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Oklahoma State University

NSF awards OSU grant for large-scale study

Fri, April 28, 2017
NSF awards $393,000 grant to OSU professor for study on frog evolution

The National Science Foundation (NSF) has awarded a three-year, $392,648 grant to Dr. Daniel Moen, assistant professor in the Department of Integrative Biology at Oklahoma State University, to support a large-scale, international study on the importance of several factors involved in habitat change and the evolution of frogs and toads. The project will also support the training of undergraduates, graduate students, and postdoctoral researchers in a diversity of subjects and will include a summer research program for undergraduates at OSU.

The primary goals of the study are to use evolutionary relationships to estimate major shifts between frog habitat types, for example, living in water versus in trees, and to explore the cause of these shifts.  The project will also address the factors that explain large-scale patterns of ecological and morphological evolution across frogs and toads around the world.

“A major purpose of estimating evolutionary relationships among organisms is to understand patterns of character evolution such as habitat change, yet relatively little is known about why specific patterns are observed,” said Moen. “Are some ecological strategies – such as those that are more specialized – evolutionary dead ends? Are transitions between others more common? Why are changes between some types many times more frequent than others?”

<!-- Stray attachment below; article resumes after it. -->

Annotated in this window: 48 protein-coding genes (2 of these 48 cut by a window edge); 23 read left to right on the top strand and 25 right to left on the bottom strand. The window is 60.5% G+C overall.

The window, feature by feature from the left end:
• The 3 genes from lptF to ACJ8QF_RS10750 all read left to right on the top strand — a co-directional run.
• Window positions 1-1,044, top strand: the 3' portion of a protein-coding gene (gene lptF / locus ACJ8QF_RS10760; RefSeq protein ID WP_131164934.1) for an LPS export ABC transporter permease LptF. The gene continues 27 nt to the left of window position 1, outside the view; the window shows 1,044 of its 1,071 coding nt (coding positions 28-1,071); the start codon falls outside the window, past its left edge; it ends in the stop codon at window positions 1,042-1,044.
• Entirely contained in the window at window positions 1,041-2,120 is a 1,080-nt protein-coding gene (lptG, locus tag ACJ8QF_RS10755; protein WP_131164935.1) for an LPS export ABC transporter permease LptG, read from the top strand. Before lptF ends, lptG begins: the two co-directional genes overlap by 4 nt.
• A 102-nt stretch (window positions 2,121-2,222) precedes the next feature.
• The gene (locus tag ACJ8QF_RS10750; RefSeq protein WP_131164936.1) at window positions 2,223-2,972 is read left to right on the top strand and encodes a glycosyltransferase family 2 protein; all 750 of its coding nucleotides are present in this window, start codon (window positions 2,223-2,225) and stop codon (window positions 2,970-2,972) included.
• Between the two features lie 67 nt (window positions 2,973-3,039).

Along with Dr. John Wiens, professor of ecology and evolutionary biology at the University of Arizona, Moen’s lab group will address these questions in frogs and develop statistical tools to examine them in other groups of organisms. The work will include gathering data on frog body forms, from specimens in museum collections around the country, conducting fieldwork in four countries (Cameroon, Madagascar, Spain, and the United States) to collect data on jumping and swimming performance, and estimating a new evolutionary tree of relationships among frog families.

Moen will also work with an electronic arts class to develop an outreach video on the project, in collaboration with Andy Mattern, assistant professor in OSU’s Department of Art, Graphic Design and Art History. Now in his second year at OSU, Moen earned his Ph.D. from Stony Brook University in 2012.  Students in his lab study the evolution of ecology, morphology, and performance, primarily in amphibians.